So anyway… the new approach in trying to manage all this is System Rescue CD, brought to you by the fine folks who created partimage. It’s a Linux rescue CD (a “liveCD” that you can boot directly and use without installing Linux) that works pretty damn well. It’s taken Linux a long time to figure out how to do NTFS properly, but sysrescuecd distribution works well enough that you can mount a SAMBA/Windows share to a local directory and back up entire partitions to it. I’m in it right now (running FireFox to add this weblog entry, no less). In one window I’m copying my Acronis backup images to one of the PlainOldDumbDrives (so that multiple restores will take 30 minutes instead of 5 hours); in the other window I’m trying to figure out why I’m getting only 50mbit/s over my 100mbit/s FD network. It’s plain, but functional, and can even boot off of a 256MB USB key.
All this because Apple couldn’t keep their iTunes database in XML by default. Or, making even more sense, store the rating information in the MP3 files themselves using ID3 tags like everyone else. I was lured into a false sense of security when I learned OS X was based on BSD Unix. I thought maybe, just maybe, Apple would play nice with the rest of the world for a change. Silly Trixter!
I’m not giving up yet. I’m going to get my 14 months of song ratings back if it nearly kills me! Until then, I get to irritate my friends and family by posting blog entries from public computers while my email goes unread for, oh, going on 16 days now.
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Posted by Jim Leonard on July 23, 2007
By this point I’m sure my friends and family are urging me to just forget trying to restore my old machine and just reinstall and start over. I’m still working on restoration. Why?
Because I spent over a year rating much of my 10,000 song library in itunes, and that information is not properly backed up. I figure 2+ weeks of lost time is worth it to save 50+ weeks.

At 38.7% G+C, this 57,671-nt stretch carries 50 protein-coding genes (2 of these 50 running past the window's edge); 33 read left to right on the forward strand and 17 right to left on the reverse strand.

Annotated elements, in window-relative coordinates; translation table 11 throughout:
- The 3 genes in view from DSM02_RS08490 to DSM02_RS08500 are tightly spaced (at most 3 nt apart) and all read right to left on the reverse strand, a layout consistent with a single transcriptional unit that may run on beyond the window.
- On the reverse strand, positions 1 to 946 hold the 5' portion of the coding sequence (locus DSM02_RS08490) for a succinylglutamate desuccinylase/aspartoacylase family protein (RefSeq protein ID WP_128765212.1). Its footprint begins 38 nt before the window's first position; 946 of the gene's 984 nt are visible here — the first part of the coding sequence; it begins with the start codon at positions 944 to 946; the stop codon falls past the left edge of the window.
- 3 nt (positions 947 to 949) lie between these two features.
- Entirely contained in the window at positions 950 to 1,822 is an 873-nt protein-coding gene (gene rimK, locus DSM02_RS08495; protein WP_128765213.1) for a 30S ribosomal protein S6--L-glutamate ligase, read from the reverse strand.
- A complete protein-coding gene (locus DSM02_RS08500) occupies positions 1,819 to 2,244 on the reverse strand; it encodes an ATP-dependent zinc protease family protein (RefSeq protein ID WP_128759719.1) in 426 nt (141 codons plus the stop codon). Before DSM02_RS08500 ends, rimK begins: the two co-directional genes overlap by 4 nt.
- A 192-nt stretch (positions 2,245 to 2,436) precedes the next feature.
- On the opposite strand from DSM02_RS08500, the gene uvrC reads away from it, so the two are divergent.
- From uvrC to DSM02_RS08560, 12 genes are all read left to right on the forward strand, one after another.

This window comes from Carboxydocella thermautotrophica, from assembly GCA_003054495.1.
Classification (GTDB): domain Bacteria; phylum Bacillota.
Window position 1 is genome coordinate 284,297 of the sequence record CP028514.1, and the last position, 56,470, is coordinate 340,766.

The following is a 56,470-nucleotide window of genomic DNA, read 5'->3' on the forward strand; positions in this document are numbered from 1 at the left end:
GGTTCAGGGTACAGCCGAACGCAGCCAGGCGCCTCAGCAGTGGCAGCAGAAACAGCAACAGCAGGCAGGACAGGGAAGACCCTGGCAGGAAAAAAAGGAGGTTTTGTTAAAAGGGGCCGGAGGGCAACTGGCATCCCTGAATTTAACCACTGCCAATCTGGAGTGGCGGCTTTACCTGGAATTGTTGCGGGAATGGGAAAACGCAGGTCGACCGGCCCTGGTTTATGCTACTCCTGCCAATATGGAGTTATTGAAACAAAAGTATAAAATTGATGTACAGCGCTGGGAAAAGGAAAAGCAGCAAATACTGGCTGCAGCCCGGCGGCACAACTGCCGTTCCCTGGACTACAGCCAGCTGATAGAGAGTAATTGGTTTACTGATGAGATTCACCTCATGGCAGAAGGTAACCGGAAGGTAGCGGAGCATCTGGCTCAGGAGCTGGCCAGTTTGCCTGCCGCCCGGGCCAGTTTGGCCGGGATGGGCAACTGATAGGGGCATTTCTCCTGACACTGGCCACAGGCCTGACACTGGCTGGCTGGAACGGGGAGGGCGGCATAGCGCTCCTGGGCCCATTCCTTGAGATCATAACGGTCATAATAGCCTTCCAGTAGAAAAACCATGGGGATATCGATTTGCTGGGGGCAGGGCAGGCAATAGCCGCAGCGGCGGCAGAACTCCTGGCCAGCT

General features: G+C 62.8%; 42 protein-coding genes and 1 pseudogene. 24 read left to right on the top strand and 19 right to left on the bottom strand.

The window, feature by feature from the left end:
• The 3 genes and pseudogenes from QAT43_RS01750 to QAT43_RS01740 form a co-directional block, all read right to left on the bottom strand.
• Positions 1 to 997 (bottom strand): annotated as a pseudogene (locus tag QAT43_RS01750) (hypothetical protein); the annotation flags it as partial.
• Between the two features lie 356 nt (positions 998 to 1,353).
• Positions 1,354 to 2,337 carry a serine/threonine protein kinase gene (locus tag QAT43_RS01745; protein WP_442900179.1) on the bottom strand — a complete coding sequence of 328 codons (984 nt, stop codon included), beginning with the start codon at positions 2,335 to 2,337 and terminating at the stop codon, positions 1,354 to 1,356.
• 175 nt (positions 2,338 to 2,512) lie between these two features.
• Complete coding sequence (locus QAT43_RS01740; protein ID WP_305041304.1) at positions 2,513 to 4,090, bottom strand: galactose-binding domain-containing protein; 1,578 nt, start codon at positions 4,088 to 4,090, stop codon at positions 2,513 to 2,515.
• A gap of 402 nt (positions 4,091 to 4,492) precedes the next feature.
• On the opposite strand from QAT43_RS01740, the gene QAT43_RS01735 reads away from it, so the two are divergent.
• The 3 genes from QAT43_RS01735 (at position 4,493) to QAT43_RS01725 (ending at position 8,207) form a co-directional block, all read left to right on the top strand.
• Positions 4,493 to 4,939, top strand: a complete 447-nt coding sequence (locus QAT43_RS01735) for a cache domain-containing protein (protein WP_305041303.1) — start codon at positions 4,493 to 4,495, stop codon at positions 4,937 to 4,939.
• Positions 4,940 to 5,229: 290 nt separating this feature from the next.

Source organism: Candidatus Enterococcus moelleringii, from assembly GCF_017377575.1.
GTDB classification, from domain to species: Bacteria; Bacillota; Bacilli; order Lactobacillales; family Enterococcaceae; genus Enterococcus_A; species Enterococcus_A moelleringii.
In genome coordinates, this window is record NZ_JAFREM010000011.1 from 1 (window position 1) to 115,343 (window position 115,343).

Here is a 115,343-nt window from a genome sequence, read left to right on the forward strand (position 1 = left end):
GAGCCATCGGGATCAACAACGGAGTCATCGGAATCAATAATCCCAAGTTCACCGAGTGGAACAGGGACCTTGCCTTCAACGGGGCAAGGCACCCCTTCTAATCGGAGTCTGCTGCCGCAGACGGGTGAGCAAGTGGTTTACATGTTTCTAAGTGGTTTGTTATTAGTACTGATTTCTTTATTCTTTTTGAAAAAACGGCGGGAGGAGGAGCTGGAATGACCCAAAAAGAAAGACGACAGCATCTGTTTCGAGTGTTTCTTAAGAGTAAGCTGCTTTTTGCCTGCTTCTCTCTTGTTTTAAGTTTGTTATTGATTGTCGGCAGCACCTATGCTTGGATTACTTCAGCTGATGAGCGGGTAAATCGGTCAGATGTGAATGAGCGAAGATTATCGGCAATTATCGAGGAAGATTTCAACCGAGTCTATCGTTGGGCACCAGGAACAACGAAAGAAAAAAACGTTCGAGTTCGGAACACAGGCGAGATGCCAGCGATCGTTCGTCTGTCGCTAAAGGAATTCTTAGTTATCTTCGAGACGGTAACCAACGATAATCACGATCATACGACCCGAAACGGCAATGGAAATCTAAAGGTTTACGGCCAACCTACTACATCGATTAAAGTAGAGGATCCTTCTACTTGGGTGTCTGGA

Posted in Technology | 3 Comments »
Posted by Jim Leonard on July 20, 2007
Where have I been lately? Off the grid. What originally started as a personal decision has now turned into a technical necessity: The hard disks in my main machine have blown and we’re broke until I get paid next month. I know I have other machines, but I’ve used this one machine for all of my main communication (email, IM, etc.) that it doesn’t feel “right” working on another machine for my day-to-day stuff. Call me anal.
Next month’s payday is, conveniently, my birthday, so I will reward myself with two brand new hard drives. Nothing fancy; I’ll probably do what I always do when buying hard drives:
- Go to newegg.com
- Look at every single hard drive with the specs I’m interested in; for example:
- SATA or PATA
- 3 year warranty at bare minimum
- Divide the cost of the drive by # of gigabytes to get cost per gigabyte
…and pick the drive with the best value.
Why two drives? Because I hate losing data due to circumstances beyond my control. Must… mirror… data…
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Posted by Jim Leonard on July 8, 2007
My son just sent his first email without any of us helping him. Thanks to the wonderful world of spare parts, he has a computer in his bedroom, connected to the ‘net over the wireless LAN. I set up email for him, showed him how to do it, then walked him through a few messages to his grandparents.
Completely unsolicited, hours later when he was supposed to be putting himself to bed, I received the above. “Mom and dad I love you boath”. Needless to say, it brought a tear to my eye (even if he was avoiding going to bed).
Max is seven years old. He can communicate to any other machine on the internet and search the knowledge of one million libraries in a few seconds. He wears a device no larger than a few chiclets that plays music for 14+ hours.